Gold: Who knows! Always open to growth if a better musical choice bubbles up through performance or if we had different resources or sonic limitations. If we somehow played the Hollywood Bowl, for example, you bet your ass I’m getting a full orchestra and choir with like three extra guitar players.

TrunkSpace: What are you most proud of with the album?
Gold: The final arrangements. My band and I were pretty meticulous about every element – we ripped some of the songs apart and re-recorded/rewrote parts. “Carnivore pt. I (Beautiful Day)” and “Carnivore pt. II & III” is especially fun to listen through and remember all of the choices we made. We thought about that one a lot and I’m really proud with how it turned out.

TrunkSpace: You’ve all been involved in other projects over the years. What is it about this one and its members that fuels your creative fire?
Gold: I think our commitment to communication and collaboration. We all have a say in the creative and musical direction of the band, which is both exciting and challenging. Also, we are like family. We live together and hang out all the time so it doesn’t feel like the band is separated in any way from the rest of our lives.

TrunkSpace: Where are you hardest on yourself as an artist?
Gold: Live performances. If we have a weird set I have a hard time not being bummed about it. But, I now also see it as an opportunity for growth.

TrunkSpace: Many musicians say that music is a form of therapy. Is it that way for you? How has creating music helped you navigate this wild ride we call life?
Gold: Absolutely. I don’t know how people get through life without expressing themselves creatively. Writing songs is cathartic for me. It takes a complex emotion and puts it into a neat three to five minute thing that exists outside of the brain. It’s very satisfying.

TrunkSpace: What has been the highlight of your musical career thus far?
Gold: Working on this record.

TrunkSpace: Time machine question. If you could jump ahead 10 years and get a glimpse of what your career looks like a decade from now, would you take that journey? If not, why?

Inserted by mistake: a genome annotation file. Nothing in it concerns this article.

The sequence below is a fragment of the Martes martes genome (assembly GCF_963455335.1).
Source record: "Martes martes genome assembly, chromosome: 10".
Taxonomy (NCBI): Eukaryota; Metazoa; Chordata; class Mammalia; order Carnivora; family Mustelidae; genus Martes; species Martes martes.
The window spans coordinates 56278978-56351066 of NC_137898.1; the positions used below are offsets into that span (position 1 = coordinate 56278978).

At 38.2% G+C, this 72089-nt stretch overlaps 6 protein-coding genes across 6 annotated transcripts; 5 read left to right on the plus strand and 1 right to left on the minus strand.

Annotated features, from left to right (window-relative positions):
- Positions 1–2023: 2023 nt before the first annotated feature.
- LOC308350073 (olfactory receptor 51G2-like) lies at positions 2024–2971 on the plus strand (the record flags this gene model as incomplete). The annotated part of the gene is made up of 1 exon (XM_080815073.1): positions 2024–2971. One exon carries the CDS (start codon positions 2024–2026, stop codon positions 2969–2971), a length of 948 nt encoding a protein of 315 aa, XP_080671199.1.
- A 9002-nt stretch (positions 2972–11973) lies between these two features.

Gold: Yikes! Seems like a freaky Butterfly Effect type of situation!

Waiting On The City” is available now.

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Wingman Wednesday

Madeleine McGraw

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Photographer: JSquared Photography/Hair: Gui Schoedler/Make-up: Desirae Cherman/Stylist: Jessica Margolis

Animated Disney movies are enjoyed generation after generation, over and over again. For example, our parents watched “Cinderella” in the 1950s, and then we watched it in the 1980s, and now our kids are watching it in a different century than when it was produced. That timeless, evergreen viewing experience is not lost on 10-year-old Madeleine McGraw, who plays Bonnie in “Toy Story 4,” set to hit theaters on June 21.

I almost can’t wrap my head around it,” she said in an exclusive interview with TrunkSpace.

We recently sat down with McGraw to discuss how she reacted upon learning she had been cast in the fan-favorite franchise, being a part of the Marvel cinematic universe, and the kindness of her “pretend dad” Patrick Fugit.

TrunkSpace: We are huge fans of the “Toy Story” movies because there is always something for everyone in them – both kids and adults alike. Were you a fan of the movies prior to being cast, and what was your first thought when you learned that you’d be playing Bonnie?
McGraw: I was five when I booked the role of Bonnie and I had definitely seen all three “Toy Story” movies. I loved them so much! We used to drive from Northern California to Southern California a lot and I would always bring all three movies for our drives. I remember when my mom and dad told me I booked Bonnie. I ran around our house screaming! I was so excited.

TrunkSpace: Bonnie is a character who was previously established in “Toy Story 3” and then appeared in a few of their holiday specials as well. Were you nervous taking on a character who had been voiced by a previous performer? Did you have the freedom to make her your own in this latest installment?
McGraw: When I first got the audition they were definitely looking for a voice match. I listened to the talented Emily Hahn and realized Emily and I sounded similar. I wouldn’t say I was nervous, but I didn’t want to disappoint anyone, especially Emily. You get very attached to a character you work on for such a long time.

TrunkSpace: Disney movies like “Bambi” and “Cinderella” are more than 70 years old but are still enjoyed by kids today. Is it cool knowing that your work will be watched by people for generations to come?